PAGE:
Contrary to what the name might imply, acquiring a Tesla battery through Powerwall Direct isn’t quite simple. Just place an online order, right? Actually, it’s a little trickier than that.

Making sure you can get a Powerwall delivered is the first thing you should do because Powerwall Direct is only offered in a few markets. Although they don’t, Tesla should offer a list of these markets. So, how do you learn? You must utilise the Powerwall Direct ordering form from Tesla.

You will be taken to a website where you can choose how many Powerwall batteries you wish to get and how much each one will cost after entering your address. Study this page thoroughly! If Powerwall Direct is unavailable where you live, a notice similar to this will appear at the top of the page:

You can now determine if you are in Tesla’s service area. You can still input your contact information if you’re not interested in Powerwall Direct to be informed if it ever comes to your region. There are a few more steps you must complete before placing your order, if you are able to do so through Powerwall Direct straight away.

As we previously stated, ordering through Powerwall Direct only involves the delivery of the battery to your home and excludes any installation, permitting, or inspection services. Therefore, before submitting the form, get in touch with a Tesla Certified installer nearby.

If you can find a willing installer, you can discuss the price, potential site inspections, design, and installation of a Powerwall with them. The simple part is now ahead of you since you’ve located an installer. Go back to the Tesla order page, enter your address, choose the appropriate choices, and place your order! How lengthy Powerwall Direct’s shipping times are unknown.

2. Purchasing a Powerwall from Tesla

This choice is a little easier to understand. Visit the Tesla website, enter your address and utility bill information, and then place your order. You merely need to wait for the installation after Tesla gets in touch with you to arrange inspections and complete the system design.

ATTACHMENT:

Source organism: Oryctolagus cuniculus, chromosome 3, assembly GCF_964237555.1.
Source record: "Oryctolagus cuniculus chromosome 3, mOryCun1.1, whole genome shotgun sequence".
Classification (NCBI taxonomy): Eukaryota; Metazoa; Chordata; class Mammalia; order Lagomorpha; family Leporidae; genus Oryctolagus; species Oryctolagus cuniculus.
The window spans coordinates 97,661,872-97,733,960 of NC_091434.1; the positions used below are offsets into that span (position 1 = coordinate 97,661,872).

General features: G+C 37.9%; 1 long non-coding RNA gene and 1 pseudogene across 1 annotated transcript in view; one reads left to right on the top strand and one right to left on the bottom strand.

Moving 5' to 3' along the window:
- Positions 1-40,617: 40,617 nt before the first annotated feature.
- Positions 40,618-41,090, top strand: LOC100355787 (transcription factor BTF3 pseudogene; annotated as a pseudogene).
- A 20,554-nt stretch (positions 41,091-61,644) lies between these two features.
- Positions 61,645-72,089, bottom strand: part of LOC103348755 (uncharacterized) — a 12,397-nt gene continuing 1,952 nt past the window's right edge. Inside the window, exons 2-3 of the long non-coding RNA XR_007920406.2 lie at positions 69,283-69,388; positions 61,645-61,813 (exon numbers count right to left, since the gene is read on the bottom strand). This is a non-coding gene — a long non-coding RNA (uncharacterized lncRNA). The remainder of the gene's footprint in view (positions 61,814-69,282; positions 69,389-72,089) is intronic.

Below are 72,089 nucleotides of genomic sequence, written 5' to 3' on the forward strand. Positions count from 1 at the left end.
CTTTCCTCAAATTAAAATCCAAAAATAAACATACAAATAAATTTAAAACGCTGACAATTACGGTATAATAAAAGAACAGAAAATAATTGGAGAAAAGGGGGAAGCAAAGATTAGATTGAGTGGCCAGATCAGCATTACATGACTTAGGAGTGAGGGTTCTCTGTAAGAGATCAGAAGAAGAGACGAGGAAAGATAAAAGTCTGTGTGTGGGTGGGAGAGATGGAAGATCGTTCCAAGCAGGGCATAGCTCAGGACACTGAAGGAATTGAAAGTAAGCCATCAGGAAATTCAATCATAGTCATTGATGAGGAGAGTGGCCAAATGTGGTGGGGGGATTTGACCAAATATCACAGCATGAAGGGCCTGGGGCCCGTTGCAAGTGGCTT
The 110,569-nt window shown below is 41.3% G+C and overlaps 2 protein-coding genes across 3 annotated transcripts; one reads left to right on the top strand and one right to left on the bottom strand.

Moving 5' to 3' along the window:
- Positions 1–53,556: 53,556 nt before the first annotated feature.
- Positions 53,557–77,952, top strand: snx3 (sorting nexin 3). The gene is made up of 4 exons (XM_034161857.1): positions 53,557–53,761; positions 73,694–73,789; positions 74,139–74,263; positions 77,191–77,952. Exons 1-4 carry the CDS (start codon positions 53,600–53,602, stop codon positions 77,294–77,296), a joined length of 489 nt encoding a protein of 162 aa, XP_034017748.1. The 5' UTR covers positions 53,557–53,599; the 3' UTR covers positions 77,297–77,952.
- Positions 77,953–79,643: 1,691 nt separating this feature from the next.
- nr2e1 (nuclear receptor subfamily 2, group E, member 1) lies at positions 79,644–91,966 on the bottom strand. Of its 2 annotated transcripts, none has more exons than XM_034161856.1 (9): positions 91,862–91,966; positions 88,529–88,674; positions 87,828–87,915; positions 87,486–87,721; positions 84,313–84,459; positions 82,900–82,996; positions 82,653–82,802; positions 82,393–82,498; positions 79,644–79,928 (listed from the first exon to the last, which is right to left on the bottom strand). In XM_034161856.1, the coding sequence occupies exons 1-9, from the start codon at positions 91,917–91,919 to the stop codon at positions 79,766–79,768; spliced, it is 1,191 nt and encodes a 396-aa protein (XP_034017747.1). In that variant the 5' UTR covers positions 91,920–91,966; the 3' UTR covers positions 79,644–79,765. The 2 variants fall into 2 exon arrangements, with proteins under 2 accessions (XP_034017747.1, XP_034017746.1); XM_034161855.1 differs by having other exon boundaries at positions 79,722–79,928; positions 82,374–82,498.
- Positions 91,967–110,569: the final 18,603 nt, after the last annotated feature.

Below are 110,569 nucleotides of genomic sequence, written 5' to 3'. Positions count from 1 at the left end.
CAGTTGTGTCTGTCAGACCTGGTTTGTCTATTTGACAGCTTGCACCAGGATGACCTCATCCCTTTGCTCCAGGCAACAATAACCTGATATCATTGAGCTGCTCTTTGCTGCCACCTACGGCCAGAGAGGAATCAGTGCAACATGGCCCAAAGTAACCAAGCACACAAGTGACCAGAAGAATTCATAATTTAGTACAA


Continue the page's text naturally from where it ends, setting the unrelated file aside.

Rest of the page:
By purchasing your Powerwall in this manner, you eliminate the need to find an installer because the installation is already included in the cost. But keep in mind that if you order in this manner, you will receive the entire solar system. If you already have solar or don’t want solar, this method won’t work for you.

Be advised, though, that you might not actually pay the price that Tesla’s estimator displays when you place your order. Depending on the design that works best for your home, some elements might vary.

You might have to wait a time for that installation to take place, depending on the final system design and location. Some people claim that it took them more than eight months from the time they placed their order until their solar installation took place.

3. Purchasing a Powerwall from a licensed installation

The Powerwall is a Tesla product, but you are not required to purchase one via Tesla’s website. If you locate a nearby installer who sells Powerwalls, you may purchase both the battery and the installation from them. Why not simply do it all at once if you already have to hire a certified contractor to install one that you get through Powerwall Direct?

Of course, it could be challenging to locate a solar contractor with Powerwalls ready for installation. But it wouldn’t hurt to try and find out. If there is, you could install your batteries much faster. Remember that a Powerwall purchased from a local installer can cost more than what Tesla does. The average cost of a Powerwall installation by a local contractor seems to be approximately $15,000, though it can go as high as $18,000.

How should I purchase a Powerwall?

In the end, it all comes down to what you need. However, we advise at the very least getting in touch with nearby installers to obtain some prices and see what they have available.

Although placing an order online can seem simple, you will need to locate installers in your area if you only want the battery via Powerwall Direct. Find out what else they’re offering and whether they have any Powerwalls on hand before comparing it to what Tesla is offering in terms of overall cost and wait times.